The environmental price Wollongong pays after Australia Day was clear as residents shared pictures and stories of overflowing bins, discarded refuse, visitors parking within public parks or urinating on their property after enjoying themselves on the city's beaches.
Come Wednesday morning bags were piled up around bins and while much of it was cleared up by lunchtime, rubbish had already been blown by strong winds onto the beaches.
Residents of the northern suburbs took to local Facebook groups to vent their anger at the "grubs" who come to enjoy a beachside visit, then leave it filthy.
One woman said she was abused after asking a group to not bury their rubbish in the sand.
"We are in Coledale - two car loads parked across the road and unloaded all their rubbish onto the footpath opposite our house," said another.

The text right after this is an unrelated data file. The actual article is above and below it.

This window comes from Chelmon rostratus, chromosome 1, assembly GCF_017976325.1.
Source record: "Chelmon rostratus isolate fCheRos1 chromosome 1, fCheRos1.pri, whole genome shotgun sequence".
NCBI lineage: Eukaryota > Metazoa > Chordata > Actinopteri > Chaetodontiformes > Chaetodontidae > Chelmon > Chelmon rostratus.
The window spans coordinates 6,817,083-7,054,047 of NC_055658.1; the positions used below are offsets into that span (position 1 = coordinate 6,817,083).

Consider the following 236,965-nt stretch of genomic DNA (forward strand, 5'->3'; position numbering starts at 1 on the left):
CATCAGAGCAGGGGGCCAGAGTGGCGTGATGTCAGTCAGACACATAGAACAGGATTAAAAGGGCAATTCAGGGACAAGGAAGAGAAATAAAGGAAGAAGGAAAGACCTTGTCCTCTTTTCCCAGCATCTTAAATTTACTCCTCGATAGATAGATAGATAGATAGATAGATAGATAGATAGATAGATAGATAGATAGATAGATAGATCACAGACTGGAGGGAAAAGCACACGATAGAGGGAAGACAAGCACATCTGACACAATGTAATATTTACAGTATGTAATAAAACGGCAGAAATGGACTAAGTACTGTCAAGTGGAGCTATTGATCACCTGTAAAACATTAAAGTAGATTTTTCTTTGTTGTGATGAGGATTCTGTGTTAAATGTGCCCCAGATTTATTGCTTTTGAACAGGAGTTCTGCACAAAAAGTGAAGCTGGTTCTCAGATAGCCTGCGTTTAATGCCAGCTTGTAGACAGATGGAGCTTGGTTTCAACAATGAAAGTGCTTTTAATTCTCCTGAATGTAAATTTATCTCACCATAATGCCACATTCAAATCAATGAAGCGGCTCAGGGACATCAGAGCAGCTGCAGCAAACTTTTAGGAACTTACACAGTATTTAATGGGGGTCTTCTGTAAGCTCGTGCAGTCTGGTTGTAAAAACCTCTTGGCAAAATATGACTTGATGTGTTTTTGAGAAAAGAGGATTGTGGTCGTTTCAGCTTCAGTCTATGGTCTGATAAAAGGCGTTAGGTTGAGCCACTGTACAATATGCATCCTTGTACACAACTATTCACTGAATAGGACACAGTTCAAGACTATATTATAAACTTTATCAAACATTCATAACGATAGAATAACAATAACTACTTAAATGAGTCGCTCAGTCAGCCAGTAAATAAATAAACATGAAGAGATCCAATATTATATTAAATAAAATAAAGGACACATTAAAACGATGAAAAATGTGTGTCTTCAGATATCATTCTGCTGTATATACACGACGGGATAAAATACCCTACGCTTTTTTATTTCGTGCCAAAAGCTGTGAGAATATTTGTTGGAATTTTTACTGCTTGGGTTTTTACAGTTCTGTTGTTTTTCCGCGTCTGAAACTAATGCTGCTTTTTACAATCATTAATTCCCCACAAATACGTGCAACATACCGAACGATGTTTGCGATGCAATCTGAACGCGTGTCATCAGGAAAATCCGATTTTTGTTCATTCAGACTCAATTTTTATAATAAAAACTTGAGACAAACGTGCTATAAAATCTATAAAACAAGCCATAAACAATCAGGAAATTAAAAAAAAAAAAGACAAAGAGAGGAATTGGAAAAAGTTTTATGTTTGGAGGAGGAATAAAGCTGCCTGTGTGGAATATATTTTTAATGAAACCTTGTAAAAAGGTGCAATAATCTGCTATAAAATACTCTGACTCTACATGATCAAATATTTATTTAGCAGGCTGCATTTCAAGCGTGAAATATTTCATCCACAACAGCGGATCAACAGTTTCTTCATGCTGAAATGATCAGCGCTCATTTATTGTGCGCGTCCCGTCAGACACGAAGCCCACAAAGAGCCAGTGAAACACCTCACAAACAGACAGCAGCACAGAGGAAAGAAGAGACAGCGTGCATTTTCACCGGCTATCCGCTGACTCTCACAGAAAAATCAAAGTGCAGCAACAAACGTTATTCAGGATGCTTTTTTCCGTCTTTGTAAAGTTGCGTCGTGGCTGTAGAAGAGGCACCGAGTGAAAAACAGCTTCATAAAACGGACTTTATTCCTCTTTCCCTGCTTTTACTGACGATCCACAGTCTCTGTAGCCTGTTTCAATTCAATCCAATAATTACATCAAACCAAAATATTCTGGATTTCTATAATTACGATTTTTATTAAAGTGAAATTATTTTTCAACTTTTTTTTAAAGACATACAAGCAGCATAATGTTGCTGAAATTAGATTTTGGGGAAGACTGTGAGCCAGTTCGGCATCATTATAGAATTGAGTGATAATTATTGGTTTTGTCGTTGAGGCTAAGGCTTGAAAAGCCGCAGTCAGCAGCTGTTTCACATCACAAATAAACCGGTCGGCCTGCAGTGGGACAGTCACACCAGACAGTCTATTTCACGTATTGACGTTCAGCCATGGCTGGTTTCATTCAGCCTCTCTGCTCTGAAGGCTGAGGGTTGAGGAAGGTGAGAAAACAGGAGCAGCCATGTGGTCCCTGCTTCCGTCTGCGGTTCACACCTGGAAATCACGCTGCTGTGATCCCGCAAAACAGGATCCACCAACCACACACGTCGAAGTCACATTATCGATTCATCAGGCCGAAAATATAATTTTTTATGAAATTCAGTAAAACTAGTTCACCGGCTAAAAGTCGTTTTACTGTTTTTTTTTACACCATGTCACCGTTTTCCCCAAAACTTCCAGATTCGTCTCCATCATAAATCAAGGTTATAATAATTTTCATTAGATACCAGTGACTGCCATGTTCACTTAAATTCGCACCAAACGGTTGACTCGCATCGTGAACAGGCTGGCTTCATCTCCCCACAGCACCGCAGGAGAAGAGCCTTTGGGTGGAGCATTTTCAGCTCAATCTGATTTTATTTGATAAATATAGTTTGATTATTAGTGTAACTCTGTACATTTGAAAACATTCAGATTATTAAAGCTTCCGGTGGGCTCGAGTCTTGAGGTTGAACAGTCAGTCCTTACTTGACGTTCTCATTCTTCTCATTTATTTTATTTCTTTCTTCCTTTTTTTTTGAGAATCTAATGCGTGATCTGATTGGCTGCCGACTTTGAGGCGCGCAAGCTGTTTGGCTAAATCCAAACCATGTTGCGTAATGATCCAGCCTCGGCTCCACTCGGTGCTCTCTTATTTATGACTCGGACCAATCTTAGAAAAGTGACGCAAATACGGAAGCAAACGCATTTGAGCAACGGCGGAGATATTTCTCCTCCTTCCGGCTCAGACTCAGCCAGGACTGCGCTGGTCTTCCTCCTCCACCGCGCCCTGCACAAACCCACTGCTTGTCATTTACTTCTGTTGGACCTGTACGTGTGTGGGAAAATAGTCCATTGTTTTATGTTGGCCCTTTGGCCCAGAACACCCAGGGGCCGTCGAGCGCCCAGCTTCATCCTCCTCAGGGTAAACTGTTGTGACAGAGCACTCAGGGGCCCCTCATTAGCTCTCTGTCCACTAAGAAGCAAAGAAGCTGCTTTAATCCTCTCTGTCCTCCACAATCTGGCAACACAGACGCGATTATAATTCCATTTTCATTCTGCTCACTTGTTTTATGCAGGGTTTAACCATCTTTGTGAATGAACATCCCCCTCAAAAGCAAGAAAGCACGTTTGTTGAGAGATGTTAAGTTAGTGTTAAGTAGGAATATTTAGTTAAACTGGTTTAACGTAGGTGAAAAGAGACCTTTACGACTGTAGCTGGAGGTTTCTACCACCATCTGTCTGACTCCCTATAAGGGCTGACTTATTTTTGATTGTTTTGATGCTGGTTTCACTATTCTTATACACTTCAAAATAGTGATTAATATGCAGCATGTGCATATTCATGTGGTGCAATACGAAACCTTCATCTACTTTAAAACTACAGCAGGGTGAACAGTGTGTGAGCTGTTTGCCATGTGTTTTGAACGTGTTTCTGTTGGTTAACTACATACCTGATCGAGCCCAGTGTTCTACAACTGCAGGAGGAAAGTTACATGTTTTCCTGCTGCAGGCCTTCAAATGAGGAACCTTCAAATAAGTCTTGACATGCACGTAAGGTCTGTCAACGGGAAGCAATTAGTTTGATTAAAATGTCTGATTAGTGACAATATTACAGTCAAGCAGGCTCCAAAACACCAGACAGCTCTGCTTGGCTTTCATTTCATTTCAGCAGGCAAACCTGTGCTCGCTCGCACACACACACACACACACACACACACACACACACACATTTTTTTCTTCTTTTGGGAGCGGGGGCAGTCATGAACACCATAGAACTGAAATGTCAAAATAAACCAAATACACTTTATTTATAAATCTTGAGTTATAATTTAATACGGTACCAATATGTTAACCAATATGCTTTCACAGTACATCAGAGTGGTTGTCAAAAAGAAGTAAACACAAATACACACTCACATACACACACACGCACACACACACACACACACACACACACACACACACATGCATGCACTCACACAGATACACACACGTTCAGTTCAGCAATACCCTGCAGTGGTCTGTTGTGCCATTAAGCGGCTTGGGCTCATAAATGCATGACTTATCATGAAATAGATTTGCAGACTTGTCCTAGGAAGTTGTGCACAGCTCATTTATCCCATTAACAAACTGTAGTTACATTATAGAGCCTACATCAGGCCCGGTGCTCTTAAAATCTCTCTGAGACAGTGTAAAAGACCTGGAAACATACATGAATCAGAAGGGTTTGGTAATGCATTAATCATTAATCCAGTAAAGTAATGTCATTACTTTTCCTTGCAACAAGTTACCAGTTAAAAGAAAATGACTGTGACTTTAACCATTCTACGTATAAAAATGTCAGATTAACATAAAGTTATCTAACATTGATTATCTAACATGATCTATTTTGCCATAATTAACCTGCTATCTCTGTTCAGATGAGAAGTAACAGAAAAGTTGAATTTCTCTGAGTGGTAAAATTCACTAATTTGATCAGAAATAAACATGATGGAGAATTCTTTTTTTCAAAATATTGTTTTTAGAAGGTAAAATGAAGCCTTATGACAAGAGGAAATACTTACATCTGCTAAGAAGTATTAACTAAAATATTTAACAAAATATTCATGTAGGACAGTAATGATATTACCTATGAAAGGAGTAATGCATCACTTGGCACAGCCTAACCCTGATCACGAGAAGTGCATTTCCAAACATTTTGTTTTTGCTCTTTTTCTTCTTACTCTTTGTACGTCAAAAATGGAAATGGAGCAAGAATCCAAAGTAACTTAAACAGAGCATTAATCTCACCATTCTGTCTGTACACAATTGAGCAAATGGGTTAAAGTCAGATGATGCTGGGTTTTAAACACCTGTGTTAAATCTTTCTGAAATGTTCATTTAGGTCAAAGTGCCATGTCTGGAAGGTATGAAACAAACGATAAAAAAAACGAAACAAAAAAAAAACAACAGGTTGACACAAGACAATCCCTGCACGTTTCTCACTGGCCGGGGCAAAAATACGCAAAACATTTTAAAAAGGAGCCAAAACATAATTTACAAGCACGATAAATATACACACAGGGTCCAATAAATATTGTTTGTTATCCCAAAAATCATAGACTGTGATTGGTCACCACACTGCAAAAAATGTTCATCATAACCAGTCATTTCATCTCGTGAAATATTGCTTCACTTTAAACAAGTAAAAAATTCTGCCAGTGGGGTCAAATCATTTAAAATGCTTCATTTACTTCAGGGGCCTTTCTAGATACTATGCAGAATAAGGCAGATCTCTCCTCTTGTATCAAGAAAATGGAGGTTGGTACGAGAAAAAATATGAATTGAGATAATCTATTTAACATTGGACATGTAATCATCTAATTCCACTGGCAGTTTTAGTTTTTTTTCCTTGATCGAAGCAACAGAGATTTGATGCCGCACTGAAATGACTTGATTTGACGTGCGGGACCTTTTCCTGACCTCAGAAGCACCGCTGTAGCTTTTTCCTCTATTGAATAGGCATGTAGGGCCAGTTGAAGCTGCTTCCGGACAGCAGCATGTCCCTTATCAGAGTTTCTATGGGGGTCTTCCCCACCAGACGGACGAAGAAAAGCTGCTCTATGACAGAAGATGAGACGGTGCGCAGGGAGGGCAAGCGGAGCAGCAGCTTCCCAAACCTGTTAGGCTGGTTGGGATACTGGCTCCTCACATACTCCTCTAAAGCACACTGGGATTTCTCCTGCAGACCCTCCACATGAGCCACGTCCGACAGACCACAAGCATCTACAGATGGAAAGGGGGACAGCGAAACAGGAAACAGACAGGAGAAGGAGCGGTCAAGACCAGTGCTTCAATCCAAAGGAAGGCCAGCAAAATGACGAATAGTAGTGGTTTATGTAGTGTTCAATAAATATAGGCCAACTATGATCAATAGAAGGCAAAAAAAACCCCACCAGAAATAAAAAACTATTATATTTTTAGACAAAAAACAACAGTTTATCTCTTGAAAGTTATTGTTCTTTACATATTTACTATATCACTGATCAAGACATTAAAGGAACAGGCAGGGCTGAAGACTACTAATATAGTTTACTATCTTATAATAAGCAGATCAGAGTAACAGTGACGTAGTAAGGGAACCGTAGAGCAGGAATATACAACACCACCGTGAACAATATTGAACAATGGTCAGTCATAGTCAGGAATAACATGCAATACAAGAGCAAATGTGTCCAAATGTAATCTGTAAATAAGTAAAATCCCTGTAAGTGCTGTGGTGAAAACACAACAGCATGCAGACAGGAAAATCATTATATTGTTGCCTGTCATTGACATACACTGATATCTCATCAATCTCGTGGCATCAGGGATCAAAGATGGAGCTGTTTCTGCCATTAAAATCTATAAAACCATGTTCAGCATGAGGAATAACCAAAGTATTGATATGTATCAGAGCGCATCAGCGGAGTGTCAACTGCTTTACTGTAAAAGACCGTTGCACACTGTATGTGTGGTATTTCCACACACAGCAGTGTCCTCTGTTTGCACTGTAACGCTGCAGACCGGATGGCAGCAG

Donna Bennett from Thirroul said she didn't mind people coming to share the beaches but the level of rubbish left behind was too much.
"It's out of control," she said. "If my dog does a poo and there's not a bin I have to hang on to it until I get home. That's what you do."
The situation prompted one wit from Thirroul - Ken's Cones proprietor Ken Murray - to suggest Clean Up Australia Day be shifted to January 27 to clean up after Australia Day.
Part of Glastonbury Gardens in Austinmer was used as an illegal car park, with cars lined up along fences.
The Mercury asked Wollongong City Council if any action was taken against those people, or any others for littering, and whether more bins should have been deployed. The council was not able to answer before deadline.
Lord Mayor Gordon Bradbery said he had written to the NSW Environment Minister seeking assistance with what he said was a problem shared by coastal cities statewide. With international travel off the agenda people are heading to the coast.
"I share their disappointment - people coming down here and trashing this part of the world," he said. "After all our ratepayers pay 'for the maintenance and upkeep of the city. As far as I'm concerned it's like vandalism."
Cr Bradbery said more bins would also require more staff to service and empty them - which would be expensive considering public holiday rates of pay.
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